Van Bommel: Sooner or later there'll be an enquiry into Iraq

4 April 2007

Van Bommel: Sooner or later there'll be an enquiry into Iraq

An enquiry into the Netherlands' political and military support for the attack on Iraq will happen - sooner or later. So said SP foreign affairs spokesman Harry van Bommel during today's debate on the position of the Netherlands in relation to the disastrous war.

Harry van BommelSince the American military came to the conclusion, in April 2003, that they could find no weapons of mass destruction, debate over what prompted the war and the Netherlands' support for it has been fierce. Today a new parliamentary debate on the subject was held, and we have certainly not heard the last of the matter.

During the debate, Harry van Bommel confronted Premier Balkenende with the fact that former general Hans Couzy has recently added his voice to those demanding an enquiry, as have former Prime Minister Dries Van Agt and numerous other officials and military personnel who had been involved in the war and are anxious to have their version of events heard.

This is, at the very least, the second time that Parliament has seen itself pressed to demand that the government react to serious revelations. In the summer of 2004, influential financial and business daily NRC Handelsblad published a two-page analysis of the issue. Now, the government finds itself forced to try to wriggle out of assertions in the press, the latest having been made during recent reports on the TV show Reporter and the radio programme Argos.

Demanding complete openness, Van Bommel asked whether the government would be prepared to send Parliament the documents which ministers had claimed had been quoted selectively by Reporter. This would give members the chance to judge matters for themselves. The answer from the cabinet was, however, a predictable 'no'.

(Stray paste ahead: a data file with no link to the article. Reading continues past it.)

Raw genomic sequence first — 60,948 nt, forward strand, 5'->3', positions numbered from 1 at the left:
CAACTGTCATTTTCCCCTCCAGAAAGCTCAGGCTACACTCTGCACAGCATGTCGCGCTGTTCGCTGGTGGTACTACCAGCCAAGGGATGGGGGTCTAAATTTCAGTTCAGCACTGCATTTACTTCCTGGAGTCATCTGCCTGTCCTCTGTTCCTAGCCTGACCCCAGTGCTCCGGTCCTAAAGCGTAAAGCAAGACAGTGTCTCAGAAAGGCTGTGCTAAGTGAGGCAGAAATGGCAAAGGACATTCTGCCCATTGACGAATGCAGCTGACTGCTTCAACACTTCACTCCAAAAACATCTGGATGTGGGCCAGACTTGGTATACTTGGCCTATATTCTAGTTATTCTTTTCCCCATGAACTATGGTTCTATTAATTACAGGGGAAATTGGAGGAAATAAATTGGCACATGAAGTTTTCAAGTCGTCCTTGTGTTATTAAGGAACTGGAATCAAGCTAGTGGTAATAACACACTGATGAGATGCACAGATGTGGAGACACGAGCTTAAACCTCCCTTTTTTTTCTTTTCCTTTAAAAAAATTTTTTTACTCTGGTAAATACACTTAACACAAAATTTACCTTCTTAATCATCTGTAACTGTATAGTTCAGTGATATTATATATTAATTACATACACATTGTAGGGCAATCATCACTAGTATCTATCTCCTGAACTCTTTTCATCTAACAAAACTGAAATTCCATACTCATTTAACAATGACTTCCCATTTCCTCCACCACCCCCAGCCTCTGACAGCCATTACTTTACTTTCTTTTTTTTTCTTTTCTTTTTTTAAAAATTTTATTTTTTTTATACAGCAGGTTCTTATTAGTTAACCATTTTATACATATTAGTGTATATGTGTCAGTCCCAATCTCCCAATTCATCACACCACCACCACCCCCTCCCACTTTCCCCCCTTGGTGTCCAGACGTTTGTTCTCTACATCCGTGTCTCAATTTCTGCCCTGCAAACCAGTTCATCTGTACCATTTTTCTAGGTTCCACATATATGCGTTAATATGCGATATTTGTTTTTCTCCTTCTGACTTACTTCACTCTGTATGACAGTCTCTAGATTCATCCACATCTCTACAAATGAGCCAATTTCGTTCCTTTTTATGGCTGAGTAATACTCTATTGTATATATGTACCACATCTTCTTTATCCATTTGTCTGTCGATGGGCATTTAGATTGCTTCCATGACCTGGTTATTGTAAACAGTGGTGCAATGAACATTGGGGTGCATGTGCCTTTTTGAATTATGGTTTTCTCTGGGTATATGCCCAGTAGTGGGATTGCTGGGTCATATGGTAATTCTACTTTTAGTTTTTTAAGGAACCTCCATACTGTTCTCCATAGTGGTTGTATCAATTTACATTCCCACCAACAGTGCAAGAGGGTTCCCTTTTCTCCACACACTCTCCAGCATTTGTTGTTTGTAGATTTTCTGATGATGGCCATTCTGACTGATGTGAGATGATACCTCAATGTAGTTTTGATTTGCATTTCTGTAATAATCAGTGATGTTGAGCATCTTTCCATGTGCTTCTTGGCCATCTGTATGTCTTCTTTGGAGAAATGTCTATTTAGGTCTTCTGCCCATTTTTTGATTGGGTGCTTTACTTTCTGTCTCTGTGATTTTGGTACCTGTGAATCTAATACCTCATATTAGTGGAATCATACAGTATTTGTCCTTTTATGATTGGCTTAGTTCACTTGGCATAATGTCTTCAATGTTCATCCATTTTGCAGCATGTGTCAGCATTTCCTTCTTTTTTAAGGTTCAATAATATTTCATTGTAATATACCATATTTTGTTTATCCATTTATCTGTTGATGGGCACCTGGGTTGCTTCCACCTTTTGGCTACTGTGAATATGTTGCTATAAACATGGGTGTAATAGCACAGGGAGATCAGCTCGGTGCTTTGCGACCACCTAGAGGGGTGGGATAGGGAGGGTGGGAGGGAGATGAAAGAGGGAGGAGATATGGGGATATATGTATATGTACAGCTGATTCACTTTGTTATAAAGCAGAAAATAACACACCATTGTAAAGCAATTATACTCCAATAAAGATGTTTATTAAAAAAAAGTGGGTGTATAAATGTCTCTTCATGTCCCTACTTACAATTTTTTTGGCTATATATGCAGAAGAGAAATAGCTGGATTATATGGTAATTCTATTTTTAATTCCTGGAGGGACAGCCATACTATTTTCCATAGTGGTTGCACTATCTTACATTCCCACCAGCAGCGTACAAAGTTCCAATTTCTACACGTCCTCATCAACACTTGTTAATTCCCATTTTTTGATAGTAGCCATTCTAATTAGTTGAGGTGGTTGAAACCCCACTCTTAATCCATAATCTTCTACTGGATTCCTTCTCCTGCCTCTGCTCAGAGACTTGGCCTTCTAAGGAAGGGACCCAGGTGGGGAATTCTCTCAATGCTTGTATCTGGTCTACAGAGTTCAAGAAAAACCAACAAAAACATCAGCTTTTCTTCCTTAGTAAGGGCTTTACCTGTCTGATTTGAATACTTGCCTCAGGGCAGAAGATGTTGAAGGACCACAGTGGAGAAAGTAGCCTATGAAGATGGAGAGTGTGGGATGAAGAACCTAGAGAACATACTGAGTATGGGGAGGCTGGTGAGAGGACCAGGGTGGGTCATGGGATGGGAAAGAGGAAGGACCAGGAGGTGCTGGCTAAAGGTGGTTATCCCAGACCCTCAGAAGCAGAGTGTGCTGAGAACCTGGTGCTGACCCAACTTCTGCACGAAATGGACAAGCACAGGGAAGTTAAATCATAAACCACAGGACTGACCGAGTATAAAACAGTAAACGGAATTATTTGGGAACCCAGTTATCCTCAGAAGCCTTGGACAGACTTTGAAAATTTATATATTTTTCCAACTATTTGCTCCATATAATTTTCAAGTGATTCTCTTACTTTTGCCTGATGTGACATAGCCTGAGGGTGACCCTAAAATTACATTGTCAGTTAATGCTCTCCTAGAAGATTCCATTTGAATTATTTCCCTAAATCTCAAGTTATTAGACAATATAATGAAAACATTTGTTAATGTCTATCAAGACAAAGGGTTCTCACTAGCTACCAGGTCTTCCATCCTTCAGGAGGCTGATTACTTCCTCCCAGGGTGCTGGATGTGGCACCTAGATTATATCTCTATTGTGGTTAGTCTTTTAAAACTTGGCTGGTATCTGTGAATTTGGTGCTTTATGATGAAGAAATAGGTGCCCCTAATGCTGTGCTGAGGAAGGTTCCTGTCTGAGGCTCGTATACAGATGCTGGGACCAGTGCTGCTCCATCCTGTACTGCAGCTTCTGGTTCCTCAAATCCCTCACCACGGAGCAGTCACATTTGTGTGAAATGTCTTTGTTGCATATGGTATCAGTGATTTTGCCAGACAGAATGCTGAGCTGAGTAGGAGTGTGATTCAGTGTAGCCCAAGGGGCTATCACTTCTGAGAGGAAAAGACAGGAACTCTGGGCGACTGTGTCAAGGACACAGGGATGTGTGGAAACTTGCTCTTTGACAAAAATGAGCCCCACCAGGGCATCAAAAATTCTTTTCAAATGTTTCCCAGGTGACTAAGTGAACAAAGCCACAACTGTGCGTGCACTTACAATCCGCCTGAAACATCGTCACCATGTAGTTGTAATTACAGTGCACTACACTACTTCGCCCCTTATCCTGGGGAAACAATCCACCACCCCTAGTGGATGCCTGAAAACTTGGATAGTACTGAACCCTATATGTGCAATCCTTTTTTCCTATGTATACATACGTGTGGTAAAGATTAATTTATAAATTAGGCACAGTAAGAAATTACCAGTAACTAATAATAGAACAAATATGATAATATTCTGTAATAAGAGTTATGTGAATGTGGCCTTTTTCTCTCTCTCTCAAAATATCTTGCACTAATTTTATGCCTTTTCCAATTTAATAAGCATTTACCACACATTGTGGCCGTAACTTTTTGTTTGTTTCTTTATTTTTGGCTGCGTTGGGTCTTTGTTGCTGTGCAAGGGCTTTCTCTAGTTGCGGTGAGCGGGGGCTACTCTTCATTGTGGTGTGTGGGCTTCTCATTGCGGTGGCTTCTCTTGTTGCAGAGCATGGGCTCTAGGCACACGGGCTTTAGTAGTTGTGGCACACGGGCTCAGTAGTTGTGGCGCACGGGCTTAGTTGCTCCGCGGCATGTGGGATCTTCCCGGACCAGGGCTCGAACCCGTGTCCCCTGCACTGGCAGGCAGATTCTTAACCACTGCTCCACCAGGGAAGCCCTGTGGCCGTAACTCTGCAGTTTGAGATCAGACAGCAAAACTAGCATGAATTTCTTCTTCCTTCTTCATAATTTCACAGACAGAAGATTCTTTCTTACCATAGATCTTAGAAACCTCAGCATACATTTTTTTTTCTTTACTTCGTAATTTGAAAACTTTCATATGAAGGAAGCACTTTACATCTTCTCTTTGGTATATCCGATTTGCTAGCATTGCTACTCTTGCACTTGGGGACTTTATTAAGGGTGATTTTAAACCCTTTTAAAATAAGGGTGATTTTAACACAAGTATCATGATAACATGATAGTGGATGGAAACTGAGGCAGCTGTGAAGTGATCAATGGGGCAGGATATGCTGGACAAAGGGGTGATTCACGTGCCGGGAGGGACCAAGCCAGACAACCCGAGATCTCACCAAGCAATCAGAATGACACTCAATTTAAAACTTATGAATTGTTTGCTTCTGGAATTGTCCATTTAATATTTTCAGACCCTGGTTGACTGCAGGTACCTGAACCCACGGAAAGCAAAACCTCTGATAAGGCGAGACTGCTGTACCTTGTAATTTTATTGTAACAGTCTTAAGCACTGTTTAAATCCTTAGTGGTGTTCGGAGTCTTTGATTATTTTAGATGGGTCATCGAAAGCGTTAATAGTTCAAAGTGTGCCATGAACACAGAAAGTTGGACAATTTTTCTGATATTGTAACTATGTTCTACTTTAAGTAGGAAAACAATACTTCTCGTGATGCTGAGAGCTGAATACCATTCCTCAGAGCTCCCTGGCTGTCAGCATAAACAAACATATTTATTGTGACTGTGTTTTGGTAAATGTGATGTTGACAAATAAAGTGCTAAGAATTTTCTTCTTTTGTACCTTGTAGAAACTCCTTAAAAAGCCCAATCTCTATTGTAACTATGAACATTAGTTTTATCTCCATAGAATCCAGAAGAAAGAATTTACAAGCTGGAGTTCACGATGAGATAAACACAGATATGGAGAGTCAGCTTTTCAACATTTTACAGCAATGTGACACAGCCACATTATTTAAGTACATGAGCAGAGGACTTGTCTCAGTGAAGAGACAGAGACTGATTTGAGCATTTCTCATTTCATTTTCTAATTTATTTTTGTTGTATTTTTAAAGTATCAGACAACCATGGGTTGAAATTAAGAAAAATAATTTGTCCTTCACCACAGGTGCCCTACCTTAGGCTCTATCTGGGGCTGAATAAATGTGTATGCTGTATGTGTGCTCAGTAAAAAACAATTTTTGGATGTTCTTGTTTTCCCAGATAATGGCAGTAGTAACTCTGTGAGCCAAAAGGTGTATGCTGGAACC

Two questions lie at the heart of the debate. Was the US government already preparing for war, and had they already decide to go to war, long before the decision was made public? And was then the only thing which remained to be done the establishment of a casus belli?

This was, in the first instance, the existence of weapons of mass destruction (WMDs). The Iraqi WMDs were the point around which support for the war was organised; this was certainly true, also, in the Netherlands. The government went along with the war in multifarious ways and a consistent fashion. Just after the war began, they pointed to the numerous UN resolutions which Iraq had failed to follow. Yet many countries repeatedly ignore UN resolutions without incurring any punitive measures whatsoever, let alone having war declared against them.

In short, WMDs are supposed to have provoked war and certainly provided the crucial point fuelling hostility to Iraq in both the US and the Netherlands. The need for openness is and remains of vital importance, Van Bommel asserted. Echoing former Prime Minister and Christian Democrat leader Van Agt, he called on the governing parties to change course before they completely lost their way.

The government's reply was that 'Parliament's concerns have always been fully answered.' But this answer merely raises new questions, because what does the government mean by 'fully answered'? Nothing has been said about matters explicitly referred to in Van Bommel's question: Operation Walrus in the Arabian Sea, spied on by Iran, for example, or the F16s which left Kirgizia to fly over Iraq, or the commandos who joined the Danes at Kurdish airports. Were these secret missions, part of a secret policy such as that written in August 2000 by Defence Minister De Grave? The question remains: were military personnel brought into play in Iraq (in the period 2002 - 03)? If so, whose soldiers were involved, and when did they go in?

Van Bommel is left wondering why the government, if the radio programme Argos was indeed broadcasting false information, haven't taken its editors to court. If the Vice-Premier can go to court because pictures of members of his family have appeared in the press, why let allegedly libellous information pass?

It is time for openness over Iraq. Now.

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